Poor Cow – Part 2

October 6, 2009 / 1 Comment

Cow Gang Poor Cow – Part 2

Cow gang in the morning

The article mentioned in part one, suggests you not eat meat in an attempt to reduce the greenhouse gas (methane) caused by cows.  I propose that human emissions of methane could eclipse that of the cows raised for meat if we follow that advice and limit our intake to non-meat food.

I agree that cows do emit methane. If you doubt this just hang around with a few and your will be convinced this is true.  For you city dwellers, either believe this cow fact or try the following experiment.

Let me set the table.  Cows are vegetarians.  They eat grasses and grains and do not even have access to hot dogs, Big Macs or even a good, thick juicy steak.  Cows are generally not cannibalistic and will resort to hamburgers only when starving and someone happens to litter a few burgers along the road in reach of said bovines.

Ok, back to the experiment.  You don’t have access to a cow (if you did you would not be doing this experiment) so you can use yourself instead.

Eat good balanced meals including healthy portion of meats (nice red meats, not those tofu or vegan substitutes) for a week or two.  Monitor your methane output by approximating the frequency, quantity and toxicity.  For toxicity note if people ran out of the room, simply glanced at the dog or did not notice.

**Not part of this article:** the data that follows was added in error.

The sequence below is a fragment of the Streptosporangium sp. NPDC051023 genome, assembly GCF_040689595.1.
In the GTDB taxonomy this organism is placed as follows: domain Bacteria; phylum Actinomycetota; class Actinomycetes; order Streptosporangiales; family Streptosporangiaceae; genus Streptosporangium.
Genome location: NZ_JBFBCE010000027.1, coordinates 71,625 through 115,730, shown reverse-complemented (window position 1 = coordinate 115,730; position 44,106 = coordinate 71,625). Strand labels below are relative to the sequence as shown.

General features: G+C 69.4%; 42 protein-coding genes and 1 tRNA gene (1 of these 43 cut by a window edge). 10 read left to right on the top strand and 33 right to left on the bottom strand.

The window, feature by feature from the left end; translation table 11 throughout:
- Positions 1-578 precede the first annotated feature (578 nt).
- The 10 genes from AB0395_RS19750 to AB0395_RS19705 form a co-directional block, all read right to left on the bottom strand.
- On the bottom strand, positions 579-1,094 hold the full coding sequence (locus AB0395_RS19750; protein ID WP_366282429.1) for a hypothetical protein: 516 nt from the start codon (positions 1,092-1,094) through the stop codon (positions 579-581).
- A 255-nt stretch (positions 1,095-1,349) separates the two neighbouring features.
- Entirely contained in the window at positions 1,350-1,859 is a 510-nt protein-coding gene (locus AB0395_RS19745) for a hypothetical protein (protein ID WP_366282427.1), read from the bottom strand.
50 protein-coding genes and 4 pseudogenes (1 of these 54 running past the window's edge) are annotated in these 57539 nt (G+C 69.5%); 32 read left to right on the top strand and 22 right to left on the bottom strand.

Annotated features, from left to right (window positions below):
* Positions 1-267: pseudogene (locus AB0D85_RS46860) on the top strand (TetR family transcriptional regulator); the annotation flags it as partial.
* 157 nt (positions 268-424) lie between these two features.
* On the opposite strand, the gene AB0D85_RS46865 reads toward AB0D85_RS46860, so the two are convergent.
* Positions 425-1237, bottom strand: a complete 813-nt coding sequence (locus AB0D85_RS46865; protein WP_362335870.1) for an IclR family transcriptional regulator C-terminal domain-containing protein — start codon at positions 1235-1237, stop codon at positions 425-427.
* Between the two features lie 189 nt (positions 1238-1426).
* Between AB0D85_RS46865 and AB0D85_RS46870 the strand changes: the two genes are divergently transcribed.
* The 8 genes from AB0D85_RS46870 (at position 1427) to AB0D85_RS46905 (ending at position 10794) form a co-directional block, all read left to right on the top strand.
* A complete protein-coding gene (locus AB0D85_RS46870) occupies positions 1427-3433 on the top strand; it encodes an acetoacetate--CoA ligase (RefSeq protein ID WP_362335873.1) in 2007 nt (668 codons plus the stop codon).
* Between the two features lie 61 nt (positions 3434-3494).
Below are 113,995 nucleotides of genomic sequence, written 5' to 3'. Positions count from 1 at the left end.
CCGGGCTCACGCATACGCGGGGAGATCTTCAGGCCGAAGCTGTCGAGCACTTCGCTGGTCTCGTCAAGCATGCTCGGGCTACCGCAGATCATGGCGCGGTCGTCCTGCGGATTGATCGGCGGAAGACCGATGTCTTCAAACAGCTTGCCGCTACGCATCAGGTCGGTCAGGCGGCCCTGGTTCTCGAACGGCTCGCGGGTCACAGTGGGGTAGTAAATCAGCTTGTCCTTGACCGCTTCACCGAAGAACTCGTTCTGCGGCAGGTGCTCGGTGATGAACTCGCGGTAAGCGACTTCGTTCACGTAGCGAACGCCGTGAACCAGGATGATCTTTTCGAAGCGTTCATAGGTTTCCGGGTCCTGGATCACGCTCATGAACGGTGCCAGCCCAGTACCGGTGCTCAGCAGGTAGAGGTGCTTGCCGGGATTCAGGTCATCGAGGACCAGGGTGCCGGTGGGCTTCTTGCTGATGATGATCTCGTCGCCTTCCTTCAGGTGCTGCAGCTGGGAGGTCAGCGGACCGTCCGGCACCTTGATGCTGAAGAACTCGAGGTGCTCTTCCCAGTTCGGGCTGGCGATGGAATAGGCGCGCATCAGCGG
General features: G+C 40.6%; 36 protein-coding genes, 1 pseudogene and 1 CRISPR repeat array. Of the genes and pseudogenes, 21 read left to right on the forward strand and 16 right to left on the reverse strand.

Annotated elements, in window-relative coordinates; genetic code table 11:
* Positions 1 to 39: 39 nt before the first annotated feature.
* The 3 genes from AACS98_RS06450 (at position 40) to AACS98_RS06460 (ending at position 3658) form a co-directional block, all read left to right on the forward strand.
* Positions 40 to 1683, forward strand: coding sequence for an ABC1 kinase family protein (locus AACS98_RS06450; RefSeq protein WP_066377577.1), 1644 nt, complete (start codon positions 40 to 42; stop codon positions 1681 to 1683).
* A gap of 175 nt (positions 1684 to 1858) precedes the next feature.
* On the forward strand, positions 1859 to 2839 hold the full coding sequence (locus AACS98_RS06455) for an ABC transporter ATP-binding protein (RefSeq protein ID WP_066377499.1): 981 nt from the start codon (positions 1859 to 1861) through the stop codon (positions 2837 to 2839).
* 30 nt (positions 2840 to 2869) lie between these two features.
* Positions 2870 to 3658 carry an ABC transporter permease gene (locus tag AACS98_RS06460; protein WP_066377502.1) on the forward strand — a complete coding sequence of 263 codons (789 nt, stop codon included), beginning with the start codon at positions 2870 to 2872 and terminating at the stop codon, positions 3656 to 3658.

Now, go on a vegan diet of grasses (sprouts of alfalfa and bean can be substituted), grains a little tofu and beans and other legumes (if you don’t know what a legume is, click here) for week or two plus a day.  Begin monitoring your methane output One day after you begin the diet to allow for the passage of your old diet.

Now go back to the balanced meat diet allowing a day in between and then back again to the vegan diet.  This allows for a scientific sound experiment and the repeatability confirms the validity of the experiment.

You will discover the meatless diet will be far less offensive to your family and friends, hence more environmentally friendly.  Less methane is good, so you do not need to feel guilty about global warming when you have that nice, rare, juicy steak.  Just bring your own bag when you go to the store to pick up your meat and groceries.

After you finish the experiments and then tell your friends, you may get great offers to buy you meat products and if you have some hunters as friends, might get some free, tasty venison.  If you get an insatiable appetite for meat after this experiment, get your own by taking a hunter safety class and partake in the plentiful harvest.

Image courtesy of James